Journal of Medical Physics
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TECHNICAL NOTE
Year : 2010  |  Volume : 35  |  Issue : 2  |  Page : 123-127

Measurement of time delay for a prospectively gated CT simulator


1 Department of Medical Physics, Tom Baker Cancer Center, 1331 29th Street NW, Calgary, Alberta, T2N4N2, Canada
2 Department of Medical Physics, Tom Baker Cancer Center and Department of Oncology, Physics and Astronomy, University of Calgary, 1331 29th Street NW, Calgary, Alberta, T2N4N2, Canada

Correspondence Address:
M Goharian
Medical Physics Department, Tom Baker Cancer Center, 1331 29th Street NW, Calgary, Alberta, T2N4N2
Canada
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Source of Support: None, Conflict of Interest: None


DOI: 10.4103/0971-6203.62196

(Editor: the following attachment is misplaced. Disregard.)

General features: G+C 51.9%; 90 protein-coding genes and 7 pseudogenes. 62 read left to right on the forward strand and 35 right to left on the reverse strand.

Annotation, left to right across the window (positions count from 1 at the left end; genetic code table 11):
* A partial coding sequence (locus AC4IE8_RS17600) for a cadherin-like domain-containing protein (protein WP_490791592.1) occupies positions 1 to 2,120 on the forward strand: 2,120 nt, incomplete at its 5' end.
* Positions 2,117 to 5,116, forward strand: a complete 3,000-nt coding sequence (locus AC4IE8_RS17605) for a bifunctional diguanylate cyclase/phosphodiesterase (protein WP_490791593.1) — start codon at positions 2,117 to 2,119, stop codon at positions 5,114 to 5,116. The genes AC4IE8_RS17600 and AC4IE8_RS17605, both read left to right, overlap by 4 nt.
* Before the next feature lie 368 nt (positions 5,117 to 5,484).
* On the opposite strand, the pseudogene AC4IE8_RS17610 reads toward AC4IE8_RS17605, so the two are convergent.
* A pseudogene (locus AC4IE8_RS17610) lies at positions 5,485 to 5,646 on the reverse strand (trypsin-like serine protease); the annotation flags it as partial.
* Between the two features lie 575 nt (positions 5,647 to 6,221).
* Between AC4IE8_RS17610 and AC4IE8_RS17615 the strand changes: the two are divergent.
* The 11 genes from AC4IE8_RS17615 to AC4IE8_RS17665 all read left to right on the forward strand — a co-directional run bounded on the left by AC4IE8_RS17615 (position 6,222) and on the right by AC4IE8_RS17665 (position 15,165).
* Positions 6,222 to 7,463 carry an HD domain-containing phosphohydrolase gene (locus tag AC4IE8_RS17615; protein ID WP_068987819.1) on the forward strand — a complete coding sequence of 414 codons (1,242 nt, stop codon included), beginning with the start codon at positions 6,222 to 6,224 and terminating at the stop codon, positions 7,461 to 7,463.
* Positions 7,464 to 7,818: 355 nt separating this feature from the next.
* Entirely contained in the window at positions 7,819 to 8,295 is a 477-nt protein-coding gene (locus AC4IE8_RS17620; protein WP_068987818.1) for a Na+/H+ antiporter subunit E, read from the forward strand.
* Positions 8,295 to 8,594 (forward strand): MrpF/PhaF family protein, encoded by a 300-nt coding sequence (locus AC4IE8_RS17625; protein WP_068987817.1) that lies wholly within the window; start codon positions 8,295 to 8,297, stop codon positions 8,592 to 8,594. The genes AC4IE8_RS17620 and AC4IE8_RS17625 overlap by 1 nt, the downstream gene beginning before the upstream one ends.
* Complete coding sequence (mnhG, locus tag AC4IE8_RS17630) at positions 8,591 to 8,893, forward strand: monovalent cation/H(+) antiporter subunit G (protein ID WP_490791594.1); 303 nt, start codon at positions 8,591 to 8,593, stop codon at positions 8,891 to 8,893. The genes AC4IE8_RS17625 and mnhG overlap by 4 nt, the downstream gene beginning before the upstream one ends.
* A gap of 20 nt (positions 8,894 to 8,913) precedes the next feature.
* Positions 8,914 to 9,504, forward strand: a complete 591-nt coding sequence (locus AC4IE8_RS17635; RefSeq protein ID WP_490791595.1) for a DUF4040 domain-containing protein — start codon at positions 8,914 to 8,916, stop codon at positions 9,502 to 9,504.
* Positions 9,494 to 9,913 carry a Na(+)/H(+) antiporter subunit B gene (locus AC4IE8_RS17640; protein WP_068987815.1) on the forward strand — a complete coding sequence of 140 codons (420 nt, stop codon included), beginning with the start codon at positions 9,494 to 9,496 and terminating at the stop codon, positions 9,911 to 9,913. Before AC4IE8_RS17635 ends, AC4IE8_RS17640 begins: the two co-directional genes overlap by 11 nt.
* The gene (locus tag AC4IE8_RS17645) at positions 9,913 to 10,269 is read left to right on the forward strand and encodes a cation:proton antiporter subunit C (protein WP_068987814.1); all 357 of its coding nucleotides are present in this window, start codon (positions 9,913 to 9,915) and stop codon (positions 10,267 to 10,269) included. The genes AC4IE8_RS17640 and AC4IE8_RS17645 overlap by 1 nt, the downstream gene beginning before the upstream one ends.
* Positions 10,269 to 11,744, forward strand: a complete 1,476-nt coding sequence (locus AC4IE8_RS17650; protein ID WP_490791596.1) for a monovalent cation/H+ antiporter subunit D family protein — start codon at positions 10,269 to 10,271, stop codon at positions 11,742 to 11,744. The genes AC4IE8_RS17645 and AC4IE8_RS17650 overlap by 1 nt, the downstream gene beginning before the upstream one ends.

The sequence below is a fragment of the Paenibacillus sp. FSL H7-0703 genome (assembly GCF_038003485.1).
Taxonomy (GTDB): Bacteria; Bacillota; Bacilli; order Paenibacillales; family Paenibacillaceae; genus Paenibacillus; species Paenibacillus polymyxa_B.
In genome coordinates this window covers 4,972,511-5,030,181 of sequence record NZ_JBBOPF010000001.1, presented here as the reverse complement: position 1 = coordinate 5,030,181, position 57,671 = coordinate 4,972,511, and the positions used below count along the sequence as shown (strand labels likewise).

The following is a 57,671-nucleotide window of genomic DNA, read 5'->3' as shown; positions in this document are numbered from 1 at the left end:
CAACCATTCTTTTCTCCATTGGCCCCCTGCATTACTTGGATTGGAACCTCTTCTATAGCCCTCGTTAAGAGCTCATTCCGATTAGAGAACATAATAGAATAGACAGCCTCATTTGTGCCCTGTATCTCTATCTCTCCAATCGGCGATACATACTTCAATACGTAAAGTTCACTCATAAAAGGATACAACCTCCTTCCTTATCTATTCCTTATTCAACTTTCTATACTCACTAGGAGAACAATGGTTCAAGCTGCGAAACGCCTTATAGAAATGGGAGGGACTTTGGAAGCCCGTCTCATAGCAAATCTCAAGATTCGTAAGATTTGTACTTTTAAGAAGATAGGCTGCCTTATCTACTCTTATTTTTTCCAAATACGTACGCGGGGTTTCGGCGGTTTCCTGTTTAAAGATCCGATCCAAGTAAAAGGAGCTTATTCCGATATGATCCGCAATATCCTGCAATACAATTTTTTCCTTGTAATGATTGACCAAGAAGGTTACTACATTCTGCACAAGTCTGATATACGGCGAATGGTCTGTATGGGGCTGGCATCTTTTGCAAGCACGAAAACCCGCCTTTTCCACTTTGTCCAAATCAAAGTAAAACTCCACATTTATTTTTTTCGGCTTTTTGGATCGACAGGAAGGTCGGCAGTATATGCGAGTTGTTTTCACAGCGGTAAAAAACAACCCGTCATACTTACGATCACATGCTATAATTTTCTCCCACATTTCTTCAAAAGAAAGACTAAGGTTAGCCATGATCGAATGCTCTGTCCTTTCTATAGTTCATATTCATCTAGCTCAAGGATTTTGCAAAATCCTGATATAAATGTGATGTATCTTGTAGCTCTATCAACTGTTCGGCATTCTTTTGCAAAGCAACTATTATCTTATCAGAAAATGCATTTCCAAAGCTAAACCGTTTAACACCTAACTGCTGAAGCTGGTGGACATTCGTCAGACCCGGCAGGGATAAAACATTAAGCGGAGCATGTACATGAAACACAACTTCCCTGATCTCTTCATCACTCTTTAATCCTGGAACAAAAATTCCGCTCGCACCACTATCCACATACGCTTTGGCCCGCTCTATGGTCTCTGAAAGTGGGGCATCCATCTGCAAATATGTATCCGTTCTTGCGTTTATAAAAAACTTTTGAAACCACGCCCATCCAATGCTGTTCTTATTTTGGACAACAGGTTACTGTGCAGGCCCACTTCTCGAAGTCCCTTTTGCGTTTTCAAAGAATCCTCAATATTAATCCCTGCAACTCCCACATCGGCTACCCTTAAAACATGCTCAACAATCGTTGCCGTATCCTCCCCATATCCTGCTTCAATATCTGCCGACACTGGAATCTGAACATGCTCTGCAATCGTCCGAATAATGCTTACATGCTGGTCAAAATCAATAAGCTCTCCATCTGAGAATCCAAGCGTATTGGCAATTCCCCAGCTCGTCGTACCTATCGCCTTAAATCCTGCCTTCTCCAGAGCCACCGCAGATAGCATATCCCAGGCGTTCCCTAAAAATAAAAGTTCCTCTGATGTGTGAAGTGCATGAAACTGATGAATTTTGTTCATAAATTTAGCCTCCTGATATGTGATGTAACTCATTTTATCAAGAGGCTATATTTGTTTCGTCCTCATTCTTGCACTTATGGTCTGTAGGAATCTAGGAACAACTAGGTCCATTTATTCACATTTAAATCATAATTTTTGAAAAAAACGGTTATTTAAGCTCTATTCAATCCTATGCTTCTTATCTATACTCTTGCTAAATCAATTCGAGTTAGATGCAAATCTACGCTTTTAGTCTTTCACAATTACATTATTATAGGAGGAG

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For the management of mobile tumors, respiratory gating is the ideal option, both during imaging and during therapy. The major advantage of respiratory gating during imaging is that it is possible to create a single artifact-free CT data-set during a selected phase of the patient's breathing cycle. The purpose of the present work is to present a simple technique to measure the time delay during acquisition of a prospectively gated CT. The time delay of a Philips Brilliance BigBore™ (Philips Medical Systems, Madison, WI) scanner attached to a Varian Real-Time Position Management™ (RPM) system (Varian Medical Systems, Palo Alto, CA) was measured. Two methods were used to measure the CT time delay: using a motion phantom and using a recorded data file from the RPM system. In the first technique, a rotating wheel phantom was altered by placing two plastic balls on its axis and rim, respectively. For a desired gate, the relative positions of the balls were measured from the acquired CT data and converted into corresponding phases. Phase difference was calculated between the measured phases and the desired phases. Using period of motion, the phase difference was converted into time delay. The Varian RPM system provides an external breathing signal; it also records transistor-transistor logic (TTL) 'X-Ray ON' status signal from the CT scanner in a text file. The TTL 'X-Ray ON' indicates the start of CT image acquisition. Thus, knowledge of the start time of CT acquisition, combined with the real-time phase and amplitude data from the external respiratory signal, provides time-stamping of all images in an axial CT scan. The TTL signal with time-stamp was used to calculate when (during the breathing cycle) a slice was recorded. Using the two approaches, the time delay between the prospective gating signal and CT simulator has been determined to be 367 ± 40 ms. The delay requires corrections both at image acquisition and while setting gates for the treatment delivery; otherwise the simulation and treatment may not be correlated with the patient's breathing.


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